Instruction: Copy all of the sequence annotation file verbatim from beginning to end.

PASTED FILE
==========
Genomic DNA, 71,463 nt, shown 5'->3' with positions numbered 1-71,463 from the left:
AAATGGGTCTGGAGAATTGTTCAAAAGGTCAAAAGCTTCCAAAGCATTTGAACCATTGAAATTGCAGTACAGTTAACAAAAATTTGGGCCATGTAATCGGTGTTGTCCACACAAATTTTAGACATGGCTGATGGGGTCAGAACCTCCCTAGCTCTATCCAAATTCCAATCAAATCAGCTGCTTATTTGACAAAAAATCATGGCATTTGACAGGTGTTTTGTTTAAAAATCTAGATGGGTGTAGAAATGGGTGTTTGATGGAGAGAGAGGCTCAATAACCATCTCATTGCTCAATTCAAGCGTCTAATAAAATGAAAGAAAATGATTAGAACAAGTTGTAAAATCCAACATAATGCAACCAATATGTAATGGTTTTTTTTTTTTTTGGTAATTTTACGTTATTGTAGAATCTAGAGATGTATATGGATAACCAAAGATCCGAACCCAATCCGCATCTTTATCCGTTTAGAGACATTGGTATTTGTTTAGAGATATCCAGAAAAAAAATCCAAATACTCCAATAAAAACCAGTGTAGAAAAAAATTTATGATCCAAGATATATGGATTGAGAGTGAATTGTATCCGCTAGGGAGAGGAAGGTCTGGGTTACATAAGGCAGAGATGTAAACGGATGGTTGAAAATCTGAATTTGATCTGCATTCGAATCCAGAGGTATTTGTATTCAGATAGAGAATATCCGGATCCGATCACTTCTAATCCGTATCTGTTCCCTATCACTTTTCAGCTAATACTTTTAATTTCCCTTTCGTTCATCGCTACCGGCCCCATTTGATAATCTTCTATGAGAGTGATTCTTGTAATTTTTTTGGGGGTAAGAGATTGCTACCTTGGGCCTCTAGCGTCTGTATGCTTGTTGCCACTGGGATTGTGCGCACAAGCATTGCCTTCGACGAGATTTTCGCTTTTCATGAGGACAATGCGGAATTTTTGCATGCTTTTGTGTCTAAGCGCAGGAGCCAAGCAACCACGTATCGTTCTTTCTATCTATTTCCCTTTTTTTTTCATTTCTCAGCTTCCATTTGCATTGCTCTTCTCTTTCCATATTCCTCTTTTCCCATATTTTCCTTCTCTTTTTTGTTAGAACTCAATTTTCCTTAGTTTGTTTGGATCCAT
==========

Genomic DNA, 71,463 nt, shown 5'->3' with positions numbered 1-71,463 from the left:
AAATGGGTCTGGAGAATTGTTCAAAAGGTCAAAAGCTTCCAAAGCATTTGAACCATTGAAATTGCAGTACAGTTAACAAAAATTTGGGCCATGTAATCGGTGTTGTCCACACAAATTTTAGACATGGCTGATGGGGTCAGAACCTCCCTAGCTCTATCCAAATTCCAATCAAATCAGCTGCTTATTTGACAAAAAATCATGGCATTTGACAGGTGTTTTGTTTAAAAATCTAGATGGGTGTAGAAATGGGTGTTTGATGGAGAGAGAGGCTCAATAACCATCTCATTGCTCAATTCAAGCGTCTAATAAAATGAAAGAAAATGATTAGAACAAGTTGTAAAATCCAACATAATGCAACCAATATGTAATGGTTTTTTTTTTTTTTGGTAATTTTACGTTATTGTAGAATCTAGAGATGTATATGGATAACCAAAGATCCGAACCCAATCCGCATCTTTATCCGTTTAGAGACATTGGTATTTGTTTAGAGATATCCAGAAAAAAAATCCAAATACTCCAATAAAAACCAGTGTAGAAAAAAATTTATGATCCAAGATATATGGATTGAGAGTGAATTGTATCCGCTAGGGAGAGGAAGGTCTGGGTTACATAAGGCAGAGATGTAAACGGATGGTTGAAAATCTGAATTTGATCTGCATTCGAATCCAGAGGTATTTGTATTCAGATAGAGAATATCCGGATCCGATCACTTCTAATCCGTATCTGTTCCCTATCACTTTTCAGCTAATACTTTTAATTTCCCTTTCGTTCATCGCTACCGGCCCCATTTGATAATCTTCTATGAGAGTGATTCTTGTAATTTTTTTGGGGGTAAGAGATTGCTACCTTGGGCCTCTAGCGTCTGTATGCTTGTTGCCACTGGGATTGTGCGCACAAGCATTGCCTTCGACGAGATTTTCGCTTTTCATGAGGACAATGCGGAATTTTTGCATGCTTTTGTGTCTAAGCGCAGGAGCCAAGCAACCACGTATCGTTCTTTCTATCTATTTCCCTTTTTTTTTCATTTCTCAGCTTCCATTTGCATTGCTCTTCTCTTTCCATATTCCTCTTTTCCCATATTTTCCTTCTCTTTTTTGTTAGAACTCAATTTTCCTTAGTTTGTTTGGATCCAT